Patients have no way of knowing if the provider could be running behind or how long they have to wait. They don’t know if they can leave the website or app and are left to navigate an unfamiliar space. Imagine the difference even some basic imagery could provide. 

By providing patients with waiting rooms that not only mimic the real world more closely but also provide them with something to interact with while they wait, it can offer a greater feeling of control and provide a more positive experience. 

An interactive virtual waiting experience affords a lot more clues to the user about the fact that they are in a waiting room (match between system and real-world), how much longer they need to wait (sense of control), and gives them the option of exploring and engaging in activities (we love to explore and escape). A gamified virtual waiting room experience could include things like giving the patient the ability to test their camera, writing a note to the doctor, interacting with a virtual front desk, etc. 

What more can gamification do?


Gamification techniques could further be applied to all different kinds of training for health care professionals, from learning how to use a new platform, to annual training, to learning how to perform a procedure. Gamification can even foster a sense of community and teamwork within a practice by incentivizing care teams to reach certain metrics together. The latter would have to be properly examined and implemented to avoid the platform becoming a “digital whip” for our essential workers.

In a nutshell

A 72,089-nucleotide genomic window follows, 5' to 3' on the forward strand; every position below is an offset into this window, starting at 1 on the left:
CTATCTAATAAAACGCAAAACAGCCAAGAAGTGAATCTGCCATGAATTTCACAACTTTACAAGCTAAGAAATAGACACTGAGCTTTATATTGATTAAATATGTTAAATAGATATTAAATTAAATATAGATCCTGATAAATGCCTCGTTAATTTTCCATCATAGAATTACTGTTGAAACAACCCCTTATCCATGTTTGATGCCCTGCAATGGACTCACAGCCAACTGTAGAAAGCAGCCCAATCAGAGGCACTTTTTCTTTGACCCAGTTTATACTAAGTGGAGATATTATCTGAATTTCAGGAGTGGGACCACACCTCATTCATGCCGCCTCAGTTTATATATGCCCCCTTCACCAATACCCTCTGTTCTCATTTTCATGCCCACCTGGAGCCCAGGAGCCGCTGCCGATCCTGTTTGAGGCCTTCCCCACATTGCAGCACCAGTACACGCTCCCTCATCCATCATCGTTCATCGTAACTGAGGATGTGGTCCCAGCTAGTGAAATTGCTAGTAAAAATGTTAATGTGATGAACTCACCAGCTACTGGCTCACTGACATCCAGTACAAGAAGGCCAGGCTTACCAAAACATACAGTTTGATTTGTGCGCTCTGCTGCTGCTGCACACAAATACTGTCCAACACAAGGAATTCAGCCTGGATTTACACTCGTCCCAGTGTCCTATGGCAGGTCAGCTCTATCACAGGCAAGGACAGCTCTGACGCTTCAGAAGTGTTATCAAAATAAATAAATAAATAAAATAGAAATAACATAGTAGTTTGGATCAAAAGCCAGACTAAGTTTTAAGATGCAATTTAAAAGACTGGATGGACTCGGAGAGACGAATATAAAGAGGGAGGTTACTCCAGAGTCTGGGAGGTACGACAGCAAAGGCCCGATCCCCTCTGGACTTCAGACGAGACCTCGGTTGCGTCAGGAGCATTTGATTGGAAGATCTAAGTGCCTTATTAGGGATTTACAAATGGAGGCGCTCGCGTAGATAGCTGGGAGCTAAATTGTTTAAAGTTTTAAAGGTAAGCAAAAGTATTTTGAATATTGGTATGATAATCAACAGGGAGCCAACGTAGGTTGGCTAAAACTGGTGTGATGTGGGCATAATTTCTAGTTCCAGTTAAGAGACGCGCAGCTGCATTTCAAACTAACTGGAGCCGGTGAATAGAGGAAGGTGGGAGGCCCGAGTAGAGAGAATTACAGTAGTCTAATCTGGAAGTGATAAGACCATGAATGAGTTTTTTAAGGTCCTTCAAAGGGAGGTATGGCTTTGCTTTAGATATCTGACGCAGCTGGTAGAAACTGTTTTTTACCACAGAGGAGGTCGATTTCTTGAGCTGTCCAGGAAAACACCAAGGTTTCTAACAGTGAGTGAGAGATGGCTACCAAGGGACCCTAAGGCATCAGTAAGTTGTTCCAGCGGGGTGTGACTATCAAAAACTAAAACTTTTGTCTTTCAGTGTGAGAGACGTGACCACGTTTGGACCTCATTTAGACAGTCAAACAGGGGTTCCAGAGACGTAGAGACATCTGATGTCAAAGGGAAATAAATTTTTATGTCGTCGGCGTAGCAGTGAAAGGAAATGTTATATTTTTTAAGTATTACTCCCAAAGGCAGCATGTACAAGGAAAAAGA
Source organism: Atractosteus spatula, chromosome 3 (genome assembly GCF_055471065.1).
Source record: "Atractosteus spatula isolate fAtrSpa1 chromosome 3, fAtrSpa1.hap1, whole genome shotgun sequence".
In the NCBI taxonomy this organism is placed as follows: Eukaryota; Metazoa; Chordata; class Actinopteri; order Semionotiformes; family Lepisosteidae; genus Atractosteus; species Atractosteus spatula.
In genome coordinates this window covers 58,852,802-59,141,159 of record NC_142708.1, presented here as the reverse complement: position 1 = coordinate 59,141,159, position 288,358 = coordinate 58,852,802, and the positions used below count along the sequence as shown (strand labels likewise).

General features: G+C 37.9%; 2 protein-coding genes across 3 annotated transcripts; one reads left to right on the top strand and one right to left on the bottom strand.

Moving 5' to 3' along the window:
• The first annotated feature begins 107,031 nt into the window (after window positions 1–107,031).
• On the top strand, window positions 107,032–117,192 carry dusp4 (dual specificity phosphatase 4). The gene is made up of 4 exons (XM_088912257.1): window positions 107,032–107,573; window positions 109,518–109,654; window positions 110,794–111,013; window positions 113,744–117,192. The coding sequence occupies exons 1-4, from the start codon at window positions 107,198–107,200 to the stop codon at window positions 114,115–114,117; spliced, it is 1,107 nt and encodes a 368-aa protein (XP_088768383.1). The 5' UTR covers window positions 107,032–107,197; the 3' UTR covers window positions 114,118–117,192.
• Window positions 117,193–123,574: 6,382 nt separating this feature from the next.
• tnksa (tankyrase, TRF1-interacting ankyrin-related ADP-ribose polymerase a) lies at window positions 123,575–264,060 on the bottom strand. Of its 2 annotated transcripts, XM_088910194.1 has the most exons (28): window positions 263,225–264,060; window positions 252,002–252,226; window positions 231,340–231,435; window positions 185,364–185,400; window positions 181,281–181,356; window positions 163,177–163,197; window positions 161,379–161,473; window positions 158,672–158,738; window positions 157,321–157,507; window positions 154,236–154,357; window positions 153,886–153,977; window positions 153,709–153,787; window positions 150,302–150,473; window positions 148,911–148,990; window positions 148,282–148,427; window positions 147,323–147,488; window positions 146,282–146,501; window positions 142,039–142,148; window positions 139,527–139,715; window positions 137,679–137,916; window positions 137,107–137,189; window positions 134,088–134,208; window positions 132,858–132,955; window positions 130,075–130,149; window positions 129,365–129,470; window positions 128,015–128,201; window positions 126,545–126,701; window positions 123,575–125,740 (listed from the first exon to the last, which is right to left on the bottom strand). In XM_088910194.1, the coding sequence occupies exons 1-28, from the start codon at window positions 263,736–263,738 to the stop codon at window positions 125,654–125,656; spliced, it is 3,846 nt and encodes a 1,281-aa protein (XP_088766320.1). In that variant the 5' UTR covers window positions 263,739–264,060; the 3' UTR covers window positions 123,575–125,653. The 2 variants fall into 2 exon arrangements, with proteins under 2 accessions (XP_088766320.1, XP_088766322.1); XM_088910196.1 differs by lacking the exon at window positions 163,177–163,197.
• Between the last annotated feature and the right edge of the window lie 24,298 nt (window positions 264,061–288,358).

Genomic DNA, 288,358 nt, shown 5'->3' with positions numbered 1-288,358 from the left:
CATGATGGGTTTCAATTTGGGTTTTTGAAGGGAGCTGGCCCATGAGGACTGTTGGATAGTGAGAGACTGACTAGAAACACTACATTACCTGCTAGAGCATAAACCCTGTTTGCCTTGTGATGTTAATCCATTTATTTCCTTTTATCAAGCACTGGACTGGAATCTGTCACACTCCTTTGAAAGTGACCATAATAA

Health care gamification has the potential to significantly improve patient experience and retention with telehealth, as well as improve training, information retention, and engagement for health care professionals. Game on!

To find out more about pMD's suite of products, which includes our charge capture and MIPS registrybilling servicestelehealthsecure messagingclinical communication, and care navigation software and services, please contact pMD.

Here's The Latest in Health Care:


Hospitals and other corporate entities now own about half of all U.S. physician practices. However, the acquisition of independent physician practices by hospitals, a trend that has accelerated rapidly in recent years, is actually linked to a modest drop in doctor compensation according to a recent report. These findings contrast with evidence that hospital systems' profits tend to increase as prices and spending rise after the integration of physician practices.  Read More

Roughly 40% of U.S. healthcare payments were tied to alternative payment models (APMs) last year, with Medicare Advantage claims representing the largest amount. According to researchers, the survey shows limited progress in moving away from fee for service between 2019 and 2020.  Read More

HHS is now distributing $9 billion in payments to healthcare providers affected by the COVID-19 pandemic. The funds will be split among more than 69,000 healthcare providers with the average payment for small providers being $58,000, while the average payment to large providers is $1.7 million.  Read More

The COVID-19 pandemic had a dramatic impact on U.S. healthcare spending in 2020, according to a report recently released by the CMS Office of the Actuary. The report found that U.S. healthcare spending increased by 9.7 percent last year to $4.1 trillion, which breaks down to roughly $12,530 per person. As a result of the sharp increase, healthcare’s share of gross domestic product (GDP) experienced a historic increase from 17.6 percent in 2019 to 19.7 percent in 2020.  Read More